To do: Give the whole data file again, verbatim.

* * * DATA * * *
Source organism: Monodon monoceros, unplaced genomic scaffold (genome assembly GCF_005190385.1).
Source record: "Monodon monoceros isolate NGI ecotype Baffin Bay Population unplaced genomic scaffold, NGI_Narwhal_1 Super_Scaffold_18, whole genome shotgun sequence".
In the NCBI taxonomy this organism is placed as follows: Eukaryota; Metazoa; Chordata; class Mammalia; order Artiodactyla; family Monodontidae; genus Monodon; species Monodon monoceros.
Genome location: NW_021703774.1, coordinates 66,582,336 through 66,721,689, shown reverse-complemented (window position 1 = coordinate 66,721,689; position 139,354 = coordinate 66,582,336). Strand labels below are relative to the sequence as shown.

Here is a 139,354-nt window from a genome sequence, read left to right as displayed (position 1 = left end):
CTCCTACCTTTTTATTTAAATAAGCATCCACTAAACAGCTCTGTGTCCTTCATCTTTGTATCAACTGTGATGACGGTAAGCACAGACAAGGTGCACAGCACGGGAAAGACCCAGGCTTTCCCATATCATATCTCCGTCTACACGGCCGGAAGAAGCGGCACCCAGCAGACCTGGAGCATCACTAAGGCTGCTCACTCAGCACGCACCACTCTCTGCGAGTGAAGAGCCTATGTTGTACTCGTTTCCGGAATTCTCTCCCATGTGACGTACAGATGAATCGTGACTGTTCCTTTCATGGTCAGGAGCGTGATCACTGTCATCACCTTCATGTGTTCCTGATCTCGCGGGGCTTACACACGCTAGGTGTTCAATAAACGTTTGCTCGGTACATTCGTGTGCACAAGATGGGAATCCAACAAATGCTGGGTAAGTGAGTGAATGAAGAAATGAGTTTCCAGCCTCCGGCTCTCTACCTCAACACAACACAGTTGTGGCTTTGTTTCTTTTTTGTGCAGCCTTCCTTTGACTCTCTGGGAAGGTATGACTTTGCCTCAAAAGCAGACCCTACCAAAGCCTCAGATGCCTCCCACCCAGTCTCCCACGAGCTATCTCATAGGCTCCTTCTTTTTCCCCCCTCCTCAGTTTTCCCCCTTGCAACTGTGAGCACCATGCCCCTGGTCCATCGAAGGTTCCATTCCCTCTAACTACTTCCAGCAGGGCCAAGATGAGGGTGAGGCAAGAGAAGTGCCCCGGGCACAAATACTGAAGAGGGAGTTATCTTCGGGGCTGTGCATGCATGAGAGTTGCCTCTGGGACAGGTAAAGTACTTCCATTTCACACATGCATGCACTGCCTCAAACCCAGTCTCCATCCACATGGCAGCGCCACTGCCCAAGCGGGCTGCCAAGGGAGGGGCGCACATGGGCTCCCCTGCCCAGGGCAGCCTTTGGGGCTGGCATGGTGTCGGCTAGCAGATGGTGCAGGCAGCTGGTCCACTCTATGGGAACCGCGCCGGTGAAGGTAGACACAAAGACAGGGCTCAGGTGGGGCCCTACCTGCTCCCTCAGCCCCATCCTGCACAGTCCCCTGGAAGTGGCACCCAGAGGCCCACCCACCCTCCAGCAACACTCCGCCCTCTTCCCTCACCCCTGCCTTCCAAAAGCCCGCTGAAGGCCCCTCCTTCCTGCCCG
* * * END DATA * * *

Source organism: Monodon monoceros, unplaced genomic scaffold (genome assembly GCF_005190385.1).
Source record: "Monodon monoceros isolate NGI ecotype Baffin Bay Population unplaced genomic scaffold, NGI_Narwhal_1 Super_Scaffold_18, whole genome shotgun sequence".
In the NCBI taxonomy this organism is placed as follows: Eukaryota; Metazoa; Chordata; class Mammalia; order Artiodactyla; family Monodontidae; genus Monodon; species Monodon monoceros.
Genome location: NW_021703774.1, coordinates 66,582,336 through 66,721,689, shown reverse-complemented (window position 1 = coordinate 66,721,689; position 139,354 = coordinate 66,582,336). Strand labels below are relative to the sequence as shown.

Here is a 139,354-nt window from a genome sequence, read left to right as displayed (position 1 = left end):
CTCCTACCTTTTTATTTAAATAAGCATCCACTAAACAGCTCTGTGTCCTTCATCTTTGTATCAACTGTGATGACGGTAAGCACAGACAAGGTGCACAGCACGGGAAAGACCCAGGCTTTCCCATATCATATCTCCGTCTACACGGCCGGAAGAAGCGGCACCCAGCAGACCTGGAGCATCACTAAGGCTGCTCACTCAGCACGCACCACTCTCTGCGAGTGAAGAGCCTATGTTGTACTCGTTTCCGGAATTCTCTCCCATGTGACGTACAGATGAATCGTGACTGTTCCTTTCATGGTCAGGAGCGTGATCACTGTCATCACCTTCATGTGTTCCTGATCTCGCGGGGCTTACACACGCTAGGTGTTCAATAAACGTTTGCTCGGTACATTCGTGTGCACAAGATGGGAATCCAACAAATGCTGGGTAAGTGAGTGAATGAAGAAATGAGTTTCCAGCCTCCGGCTCTCTACCTCAACACAACACAGTTGTGGCTTTGTTTCTTTTTTGTGCAGCCTTCCTTTGACTCTCTGGGAAGGTATGACTTTGCCTCAAAAGCAGACCCTACCAAAGCCTCAGATGCCTCCCACCCAGTCTCCCACGAGCTATCTCATAGGCTCCTTCTTTTTCCCCCCTCCTCAGTTTTCCCCCTTGCAACTGTGAGCACCATGCCCCTGGTCCATCGAAGGTTCCATTCCCTCTAACTACTTCCAGCAGGGCCAAGATGAGGGTGAGGCAAGAGAAGTGCCCCGGGCACAAATACTGAAGAGGGAGTTATCTTCGGGGCTGTGCATGCATGAGAGTTGCCTCTGGGACAGGTAAAGTACTTCCATTTCACACATGCATGCACTGCCTCAAACCCAGTCTCCATCCACATGGCAGCGCCACTGCCCAAGCGGGCTGCCAAGGGAGGGGCGCACATGGGCTCCCCTGCCCAGGGCAGCCTTTGGGGCTGGCATGGTGTCGGCTAGCAGATGGTGCAGGCAGCTGGTCCACTCTATGGGAACCGCGCCGGTGAAGGTAGACACAAAGACAGGGCTCAGGTGGGGCCCTACCTGCTCCCTCAGCCCCATCCTGCACAGTCCCCTGGAAGTGGCACCCAGAGGCCCACCCACCCTCCAGCAACACTCCGCCCTCTTCCCTCACCCCTGCCTTCCAAAAGCCCGCTGAAGGCCCCTCCTTCCTGCCCG